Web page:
The American public

The American public loves both innocence and defiance. On Bloody Sunday, when white policemen beat down black protestors who were dressed in their Sunday Clothes, Americans were heavily influenced to support civil rights legislation. This sort of protest has often worked where violence will not. The Ruckus Society’s use of a giant rubber duck as a means of protesting the use of PVC is exactly the sort of action the American public loves. It is a picture of innocence, but its size demands notice.

It is something that creates a picture good enough to attract the eye of the media and to be noticed by the everyday citizen, but it is not at all offensive. The Society’s use of a projector to create faux sale signs on Wal-Mart’s walls is another unorthodox method of protest that is both effective and publically acceptable. Because the “signs” are not permanent, they do not deface personal property, therefore, the public is not likely to be seriously offended by them.

On the other hand, the signs are noticeable. They boast that Wal-Mart has a clearance sale on health benefits. This is a clever and almost subtle sort of protest that is bound to make those looking for a good sale think twice about why the goods they hope to purchase from are so inexpensive (The Ruckus Society, 2003). While these forms of protest are not particularly harmful, the Ruckus society does encourage its members to break the law.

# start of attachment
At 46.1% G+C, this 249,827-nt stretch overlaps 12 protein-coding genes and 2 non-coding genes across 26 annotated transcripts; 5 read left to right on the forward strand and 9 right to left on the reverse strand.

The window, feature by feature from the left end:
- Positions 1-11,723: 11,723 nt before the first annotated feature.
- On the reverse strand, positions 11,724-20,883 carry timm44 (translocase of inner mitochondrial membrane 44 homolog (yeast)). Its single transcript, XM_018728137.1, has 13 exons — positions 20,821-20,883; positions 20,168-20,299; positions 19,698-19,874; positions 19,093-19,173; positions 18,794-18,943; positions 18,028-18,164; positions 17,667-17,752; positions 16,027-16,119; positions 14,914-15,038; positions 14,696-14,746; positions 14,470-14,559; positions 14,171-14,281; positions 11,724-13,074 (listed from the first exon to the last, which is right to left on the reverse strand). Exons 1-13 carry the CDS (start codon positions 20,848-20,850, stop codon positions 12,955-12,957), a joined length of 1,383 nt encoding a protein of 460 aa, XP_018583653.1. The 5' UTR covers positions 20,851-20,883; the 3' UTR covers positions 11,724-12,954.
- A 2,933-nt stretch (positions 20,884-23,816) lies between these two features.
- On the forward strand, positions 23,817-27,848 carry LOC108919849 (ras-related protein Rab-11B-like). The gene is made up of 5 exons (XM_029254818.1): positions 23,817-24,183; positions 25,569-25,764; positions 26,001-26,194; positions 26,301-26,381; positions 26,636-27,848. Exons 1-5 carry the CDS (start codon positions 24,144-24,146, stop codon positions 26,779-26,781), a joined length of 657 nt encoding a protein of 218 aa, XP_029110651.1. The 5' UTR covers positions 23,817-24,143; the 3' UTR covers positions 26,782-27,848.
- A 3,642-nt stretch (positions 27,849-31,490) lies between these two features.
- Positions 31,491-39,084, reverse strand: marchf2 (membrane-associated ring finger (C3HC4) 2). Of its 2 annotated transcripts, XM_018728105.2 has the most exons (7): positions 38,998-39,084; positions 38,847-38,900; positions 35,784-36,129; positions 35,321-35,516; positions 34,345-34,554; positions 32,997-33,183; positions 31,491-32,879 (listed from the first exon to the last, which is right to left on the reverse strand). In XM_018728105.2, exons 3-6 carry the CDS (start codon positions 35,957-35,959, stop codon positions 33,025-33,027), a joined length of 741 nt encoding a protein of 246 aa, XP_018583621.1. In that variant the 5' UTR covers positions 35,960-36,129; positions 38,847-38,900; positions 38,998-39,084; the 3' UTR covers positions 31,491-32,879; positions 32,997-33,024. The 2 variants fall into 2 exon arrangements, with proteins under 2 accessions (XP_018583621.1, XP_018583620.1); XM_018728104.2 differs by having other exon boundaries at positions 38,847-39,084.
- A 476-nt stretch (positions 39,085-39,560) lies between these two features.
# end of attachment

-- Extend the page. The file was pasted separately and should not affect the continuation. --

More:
Its media manual, for instance, stresses that media outlets are more likely to cover “police aspects” of any protest action, such as what laws protestors are breaking and who got arrested (The Ruckus Society, 2003). The manual also urges protestors to be willing to “do whatever works. ” In spite of this, its actions do seem relatively civil and unthreatening. Therefore, most of the actions – at least, most of the actions The Ruckus Society shows in its gallery – seem to be actions that would be acceptable to much of the public.

#2 During the general election of the United States, registered voters choose electors to vote for the presidential candidate of their choice. In all but two states, all of the states’ electoral votes go to the electors pledged to the candidate the majority votes for. The governor of each state then prepares seven certificates of ascertainment, listing the names of the electors and how many votes they received (Office of the Federal Register, 2008). He sends the original copy, along with two other copies to the Federal Register, before the deadline of December 15.

States must settle any disputes over electors six days before that deadline. On the day of the deadline, electors meet in their state to elect the president. No federal law requires electors to vote for the candidate their state’s popular votes go to, however, several states have such laws. The electors then record their votes on six “Certificates of Vote”, which are sent, together with the remaining copies of the certificates of ascertainment to the President of the Senate and the Archivist.

The Archivist then sends copies of the Certificates of Ascertainments to Congress. Congress then, in joint-session, counts the electoral votes. Congress must give a majority of its votes to a presidential candidate for the candidate to win. If no majority is found, the house selects the President and the house selects the Vice President. Because the electors are under no obligation to vote for the candidates the people of their state pick, the Electoral College inhibits democracy (Office of the Federal Register, 2008).